Last Updated on May 5, 2015, by eNotes Editorial. Word Count: 438
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Late one night, Captain Hoseason comes down to the forecastle and kindly asks Davie to switch berths with Ransome. Just then two men bring Ransome to Davie’s bunk, and the cabin boy looks nearly dead. Davie runs out on deck and goes to the roundhouse, not realizing that the ship has not travelled as far as he would have guessed.
The roundhouse is large and stands six feet above the deck. Inside are a table, a bench, and two berths, one for the captain and one for the two mates. The cabin has lockers in which the men keep their belongings and a storeroom underneath where the best food, supplies, and ammunition are stored. The firearms are all here in a rack, though the cutlasses and two cannons are elsewhere. There is a small window on each side and a skylight on the roof. Mr. Shuan is sitting at the table with a brandy bottle and a tin cup in front of him. He is a tall, black, strong man, unmoving even when Davie and the captain enter the cabin.
Though Davie has good reason to fear Hoseason, he senses there is nothing to fear from the captain now. Davie whispers, asking how Shuan is, but the captain does not know. Soon Riach comes in and his face clearly says that Ransome is dead. Now all three of them stare at Shuan, but Shuan only looks down at the table. When he reaches for the bottle, Riach stops him and violently tosses the bottle into the sea, saying judgment is now going to fall on this ship. Shuan would have committed another murder right then if Hoseason had not interfered and announced that Shuan murdered Ransome. The first officer seems to comprehend the news but justifies his actions, claiming that the cabin boy brought him a dirty cup. The others are appalled and Hoseason puts Shuan to bed. Hoseason says the story must be that Ransome fell overboard.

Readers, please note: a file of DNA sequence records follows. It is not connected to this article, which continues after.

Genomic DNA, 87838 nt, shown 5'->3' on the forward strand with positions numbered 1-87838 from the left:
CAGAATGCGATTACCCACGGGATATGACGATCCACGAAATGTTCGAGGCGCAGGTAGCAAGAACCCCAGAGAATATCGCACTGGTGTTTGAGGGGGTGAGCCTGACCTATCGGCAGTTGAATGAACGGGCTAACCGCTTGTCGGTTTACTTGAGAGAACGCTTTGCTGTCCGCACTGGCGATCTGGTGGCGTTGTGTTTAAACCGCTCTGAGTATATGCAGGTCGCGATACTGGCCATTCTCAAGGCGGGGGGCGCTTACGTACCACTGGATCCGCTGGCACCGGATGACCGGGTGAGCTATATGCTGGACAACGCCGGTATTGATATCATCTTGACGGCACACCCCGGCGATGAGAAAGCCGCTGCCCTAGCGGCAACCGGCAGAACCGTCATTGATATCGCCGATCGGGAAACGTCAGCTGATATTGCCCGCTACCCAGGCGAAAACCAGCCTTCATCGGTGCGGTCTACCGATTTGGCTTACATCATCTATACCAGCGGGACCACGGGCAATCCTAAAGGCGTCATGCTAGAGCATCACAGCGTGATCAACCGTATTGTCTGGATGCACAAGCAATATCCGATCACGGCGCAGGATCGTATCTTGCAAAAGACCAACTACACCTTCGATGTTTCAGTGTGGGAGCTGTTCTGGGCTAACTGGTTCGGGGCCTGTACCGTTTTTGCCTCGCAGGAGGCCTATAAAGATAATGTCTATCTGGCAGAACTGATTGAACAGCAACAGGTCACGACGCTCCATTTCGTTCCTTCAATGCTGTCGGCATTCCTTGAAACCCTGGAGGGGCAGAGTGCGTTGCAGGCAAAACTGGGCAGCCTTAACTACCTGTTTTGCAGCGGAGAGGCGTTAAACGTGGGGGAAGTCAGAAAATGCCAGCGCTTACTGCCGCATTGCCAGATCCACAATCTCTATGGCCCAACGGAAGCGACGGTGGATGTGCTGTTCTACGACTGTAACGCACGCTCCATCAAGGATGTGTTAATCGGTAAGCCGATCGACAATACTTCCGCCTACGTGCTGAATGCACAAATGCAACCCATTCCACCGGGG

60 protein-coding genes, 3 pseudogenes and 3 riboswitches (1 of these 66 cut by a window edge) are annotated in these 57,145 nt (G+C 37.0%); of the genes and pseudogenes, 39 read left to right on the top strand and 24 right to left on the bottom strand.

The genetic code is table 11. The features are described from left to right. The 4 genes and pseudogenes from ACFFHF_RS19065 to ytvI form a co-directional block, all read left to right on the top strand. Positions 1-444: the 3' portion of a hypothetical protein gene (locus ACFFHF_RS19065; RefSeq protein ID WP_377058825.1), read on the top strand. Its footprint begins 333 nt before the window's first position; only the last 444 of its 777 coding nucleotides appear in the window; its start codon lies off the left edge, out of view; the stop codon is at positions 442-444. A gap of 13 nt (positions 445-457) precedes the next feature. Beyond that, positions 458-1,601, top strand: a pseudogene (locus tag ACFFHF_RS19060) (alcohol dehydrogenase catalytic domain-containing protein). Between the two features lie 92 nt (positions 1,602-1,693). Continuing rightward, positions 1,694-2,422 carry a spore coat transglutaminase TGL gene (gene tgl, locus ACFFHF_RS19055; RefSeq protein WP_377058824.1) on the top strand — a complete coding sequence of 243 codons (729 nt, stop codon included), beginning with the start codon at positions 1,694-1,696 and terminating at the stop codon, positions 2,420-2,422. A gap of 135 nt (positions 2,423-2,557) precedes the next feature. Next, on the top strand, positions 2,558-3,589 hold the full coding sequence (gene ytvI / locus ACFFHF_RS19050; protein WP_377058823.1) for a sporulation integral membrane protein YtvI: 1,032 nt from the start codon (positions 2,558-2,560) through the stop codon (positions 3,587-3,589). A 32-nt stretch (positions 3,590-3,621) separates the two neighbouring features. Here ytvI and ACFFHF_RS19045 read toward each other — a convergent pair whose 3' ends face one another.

This is the first night of Davie’s new life. He serves the officers’ meals and runs errands for his three masters before sleeping on the floor at night, often interrupted to do more errands. In other respects, Davie’s life is easy and his clumsiness is met with patience by Riach and Hoseason. Shuan is clearly disturbed by his guilt, but Davie is not afraid of him. Davie is fed well and enjoys talking with Riach who has been to college and shares many things with the boy. Despite that, Davie worries about his future and is glad to have his work to keep him busy.